Friday, August 16th, 2019
Happy Friday and welcome to Energized! Today, we will be discussing the geopolitics, news, and happenings of Liquefied Natural Gas (LNG).
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Now, onto this week’s issue.
Curated weekly oil and gas newsletter
LNG Spotlight Issue
Image Source: European Commission
What is LNG?
+ Oil 101 Introduction to LNG – EKT Interactive
Introduction to LNG is the latest arrival to the Oil 101 suite of training modules. Follow the above link to access our training content, including the LNG module. The LNG module includes topics on:
- Natural Gas Fundamentals
- What is LNG?
- LNG Supply Chain
- Land-based Liquefaction
- FLNG, Floating Liquefaction
- LNG Storage and Transportation
- Regasification and FSRU Facilities
- The Positive Demand Outlook for both Natural Gas and LNG
So, what is LNG?
LNG is simply natural gas in liquid form. It is primarily methane with some ethane.
When LNG is liquefied during a refrigeration process, the gas does not change its chemical state but condenses to occupy 1/600th of the initial gas volume.
LNG is odorless, colorless, non-corrosive and non-toxic, and it will not burn as a liquid.
+ Liquefied Natural Gas – Shell
What is LNG and how can we use it?
Shell provides a good explanation of what LNG is and their approach to processing and shipping LNG. Follow the link above to read more and watch their 10-minute video on the topic.
Global LNG Export Leaders
Currently, Qatar, Australia, and the United States are the top 3 LNG-exporting countries. The US, in particular, is growing substantially due to rising exports and construction of liquefaction plants in 2018 and 2019. Under current growth rates and investments, the IEA forecasts the following between now and 2040.
Take note to compare the IEA’s world energy outlook forecast with the 2017 data below on LNG exports and market share by country (in MTPA)
Notice the drastic increase in US exporting market share between 2017 and 2019.
An EIA report at the end of 2018 covered by the Houston Chronicle anticipated that U.S. LNG export capacity was set to double by the end of 2019. “LNG producers currently have the ability to export 3.6 billion cubic feet of natural gas per day. But with at least 18 LNG production units expected to come into service over the next 12 months, export capacity is expected to grow to 8.9 billion cubic feet per day by the end of 2019. At that level, the U.S. will be the third-largest LNG exporter in the world behind Australia and Qatar.”
In the first four months of 2019, U.S. exports of LNG rose 68% compared with the same period a year earlier, a phenomenal start that puts the U.S. on track for the EIA’s forecast.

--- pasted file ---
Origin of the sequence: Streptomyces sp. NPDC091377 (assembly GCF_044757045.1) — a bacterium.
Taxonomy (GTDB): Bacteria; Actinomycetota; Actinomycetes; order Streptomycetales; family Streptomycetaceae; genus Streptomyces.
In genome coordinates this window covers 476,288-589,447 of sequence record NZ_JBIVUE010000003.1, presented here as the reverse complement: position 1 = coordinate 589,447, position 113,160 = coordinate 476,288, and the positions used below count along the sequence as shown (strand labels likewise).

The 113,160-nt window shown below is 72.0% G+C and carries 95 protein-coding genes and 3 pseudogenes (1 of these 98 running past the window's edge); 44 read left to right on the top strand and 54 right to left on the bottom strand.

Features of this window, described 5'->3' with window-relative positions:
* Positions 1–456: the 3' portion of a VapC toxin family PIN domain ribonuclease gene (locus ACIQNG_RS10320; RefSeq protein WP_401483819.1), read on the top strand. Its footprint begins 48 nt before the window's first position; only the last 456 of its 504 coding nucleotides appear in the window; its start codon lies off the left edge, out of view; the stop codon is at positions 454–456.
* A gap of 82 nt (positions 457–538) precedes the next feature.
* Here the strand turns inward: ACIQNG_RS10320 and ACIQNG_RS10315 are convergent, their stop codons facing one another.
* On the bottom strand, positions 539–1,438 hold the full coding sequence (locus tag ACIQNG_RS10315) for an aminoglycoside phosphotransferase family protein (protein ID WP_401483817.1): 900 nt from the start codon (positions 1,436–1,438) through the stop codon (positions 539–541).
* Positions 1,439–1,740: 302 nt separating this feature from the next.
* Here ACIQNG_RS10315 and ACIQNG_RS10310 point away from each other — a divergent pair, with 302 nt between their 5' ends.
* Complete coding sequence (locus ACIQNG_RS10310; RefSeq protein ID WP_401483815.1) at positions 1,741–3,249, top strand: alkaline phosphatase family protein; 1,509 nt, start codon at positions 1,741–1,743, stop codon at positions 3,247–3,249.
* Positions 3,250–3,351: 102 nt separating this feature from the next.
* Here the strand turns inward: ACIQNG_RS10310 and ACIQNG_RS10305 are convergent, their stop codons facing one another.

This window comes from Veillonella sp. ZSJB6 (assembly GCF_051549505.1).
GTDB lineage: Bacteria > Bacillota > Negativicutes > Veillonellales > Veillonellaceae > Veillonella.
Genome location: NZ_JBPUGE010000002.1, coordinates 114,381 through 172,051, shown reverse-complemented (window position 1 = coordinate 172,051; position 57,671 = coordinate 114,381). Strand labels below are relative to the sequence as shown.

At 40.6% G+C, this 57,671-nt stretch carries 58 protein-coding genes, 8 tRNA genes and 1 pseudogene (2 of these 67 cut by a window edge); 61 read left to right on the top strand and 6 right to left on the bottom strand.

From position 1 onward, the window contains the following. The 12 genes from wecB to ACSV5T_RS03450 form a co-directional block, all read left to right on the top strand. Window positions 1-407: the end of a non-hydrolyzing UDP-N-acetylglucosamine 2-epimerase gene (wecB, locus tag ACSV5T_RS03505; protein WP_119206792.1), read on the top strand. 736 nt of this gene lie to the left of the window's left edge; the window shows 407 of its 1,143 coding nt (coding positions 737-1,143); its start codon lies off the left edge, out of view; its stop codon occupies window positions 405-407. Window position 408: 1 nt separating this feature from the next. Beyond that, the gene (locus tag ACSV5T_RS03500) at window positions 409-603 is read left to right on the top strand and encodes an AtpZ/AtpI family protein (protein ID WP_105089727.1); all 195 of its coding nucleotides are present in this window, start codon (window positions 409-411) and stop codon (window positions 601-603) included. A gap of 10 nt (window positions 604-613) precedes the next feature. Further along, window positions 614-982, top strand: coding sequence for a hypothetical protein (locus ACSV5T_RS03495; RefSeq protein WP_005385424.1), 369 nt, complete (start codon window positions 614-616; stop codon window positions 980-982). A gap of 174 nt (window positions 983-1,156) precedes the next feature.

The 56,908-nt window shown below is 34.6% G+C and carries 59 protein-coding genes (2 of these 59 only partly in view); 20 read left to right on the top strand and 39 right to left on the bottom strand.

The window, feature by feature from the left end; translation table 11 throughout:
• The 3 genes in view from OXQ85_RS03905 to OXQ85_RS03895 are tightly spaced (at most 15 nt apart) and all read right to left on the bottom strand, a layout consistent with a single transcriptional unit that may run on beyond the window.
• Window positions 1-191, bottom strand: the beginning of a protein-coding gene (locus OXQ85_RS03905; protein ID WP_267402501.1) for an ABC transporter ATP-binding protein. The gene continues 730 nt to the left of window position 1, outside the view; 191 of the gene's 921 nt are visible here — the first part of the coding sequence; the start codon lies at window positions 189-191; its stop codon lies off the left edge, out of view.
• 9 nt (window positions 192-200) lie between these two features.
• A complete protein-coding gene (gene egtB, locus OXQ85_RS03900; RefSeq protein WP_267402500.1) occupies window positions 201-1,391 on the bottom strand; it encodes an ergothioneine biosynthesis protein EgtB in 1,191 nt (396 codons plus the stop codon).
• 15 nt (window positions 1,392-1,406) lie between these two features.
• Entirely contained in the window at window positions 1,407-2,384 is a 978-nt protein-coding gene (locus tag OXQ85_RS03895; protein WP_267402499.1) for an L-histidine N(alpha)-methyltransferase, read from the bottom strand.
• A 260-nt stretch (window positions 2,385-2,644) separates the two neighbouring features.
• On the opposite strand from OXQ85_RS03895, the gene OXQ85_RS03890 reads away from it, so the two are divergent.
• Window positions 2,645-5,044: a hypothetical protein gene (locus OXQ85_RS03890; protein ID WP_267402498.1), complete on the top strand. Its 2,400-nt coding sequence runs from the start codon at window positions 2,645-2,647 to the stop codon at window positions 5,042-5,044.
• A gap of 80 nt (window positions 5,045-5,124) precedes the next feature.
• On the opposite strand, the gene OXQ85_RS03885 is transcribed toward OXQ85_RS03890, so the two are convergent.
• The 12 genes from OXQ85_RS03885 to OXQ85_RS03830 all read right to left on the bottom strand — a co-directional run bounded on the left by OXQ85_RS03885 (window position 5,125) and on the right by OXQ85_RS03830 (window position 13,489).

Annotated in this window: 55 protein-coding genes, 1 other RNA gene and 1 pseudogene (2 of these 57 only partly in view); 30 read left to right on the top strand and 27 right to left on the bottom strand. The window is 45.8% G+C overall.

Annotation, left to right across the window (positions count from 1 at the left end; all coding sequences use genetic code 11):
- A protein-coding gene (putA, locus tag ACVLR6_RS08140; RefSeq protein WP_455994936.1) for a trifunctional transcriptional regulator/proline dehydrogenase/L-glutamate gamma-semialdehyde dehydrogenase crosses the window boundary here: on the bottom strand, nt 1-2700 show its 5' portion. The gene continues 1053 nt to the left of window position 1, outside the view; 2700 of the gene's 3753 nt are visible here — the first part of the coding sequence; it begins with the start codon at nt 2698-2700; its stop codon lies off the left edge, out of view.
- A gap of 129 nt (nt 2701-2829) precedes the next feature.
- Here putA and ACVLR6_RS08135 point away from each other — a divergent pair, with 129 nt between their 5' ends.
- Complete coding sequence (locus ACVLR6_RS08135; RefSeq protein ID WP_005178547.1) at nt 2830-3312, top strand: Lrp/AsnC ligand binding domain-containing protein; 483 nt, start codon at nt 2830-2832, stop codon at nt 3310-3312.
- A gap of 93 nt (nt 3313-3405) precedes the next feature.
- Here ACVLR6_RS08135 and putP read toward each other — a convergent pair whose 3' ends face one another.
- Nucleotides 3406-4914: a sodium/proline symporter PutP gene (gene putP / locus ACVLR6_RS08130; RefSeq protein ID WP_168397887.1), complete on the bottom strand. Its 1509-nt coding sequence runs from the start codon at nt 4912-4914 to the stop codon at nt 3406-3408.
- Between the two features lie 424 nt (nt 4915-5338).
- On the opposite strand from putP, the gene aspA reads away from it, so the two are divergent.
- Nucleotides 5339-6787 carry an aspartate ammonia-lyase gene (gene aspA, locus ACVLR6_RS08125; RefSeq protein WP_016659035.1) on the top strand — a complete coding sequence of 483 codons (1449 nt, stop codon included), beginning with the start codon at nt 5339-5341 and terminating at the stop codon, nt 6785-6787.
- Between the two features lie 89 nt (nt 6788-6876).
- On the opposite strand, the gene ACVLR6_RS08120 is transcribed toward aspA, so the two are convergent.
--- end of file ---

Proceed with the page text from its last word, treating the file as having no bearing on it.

LNG Carrier Capacity Perspective
The US is the number one producer of natural gas, currently cranking around 100 billion cubic feet per day. Note that an LNG carrier, depending on the class, can carry 5 million to 10 million cubic feet of LNG. Since LNG is 1/600th the volume of natural gas, the gas-equivalent of this carrier capacity is more like 3 billion-6 billion cubic feet per shipment or around 5% of US daily production. This is all to show just how much energy each LNG carrier is transporting, and why infrastructure investments in regasification plants, liquefaction plants, export terminals, and LNG carrier builds have gone up in recent years.
Global LNG Import Leaders
So who buys LNG? Go ahead and mentally triangulate between Qatar, Australia, and the United States, and you’ll get your answer.
If you guessed East Asia you’d be correct. Japan, Korea, and China import more than 50% of the world’s LNG. India, Bangladesh, and other Southeast Asian countries are expected to be ripe buyers in the coming decades as they continue to industrialize. LNG import terminals not only improve the reliability of power grids in developing nations, but they also can reduce energy costs as well.
+ Politics, NOCs drive China’s uncertain LNG market – Oil & Gas Journal
An in-depth analysis of the headwinds facing one of the biggest potential long-term LNG clients: China.
Understanding the Importance of LNG
+The LNG Moment: How US production could change more than just markets – Atlantic Council
Adapted from comments given by The Honorable Paula Stern, Ph.D. at the Atlantic Council IN TURKEY Program’s “New Regional Gas Market Dynamics under LNG Expansion & the Shale Gas Revolution” conference on February 26, 2019, with contributions from Ben Perkins.
This article is specifically focused on global trade relations and LNG markets.
It provides an excellent intermediate introduction to LNG, in terms of both depth and breadth.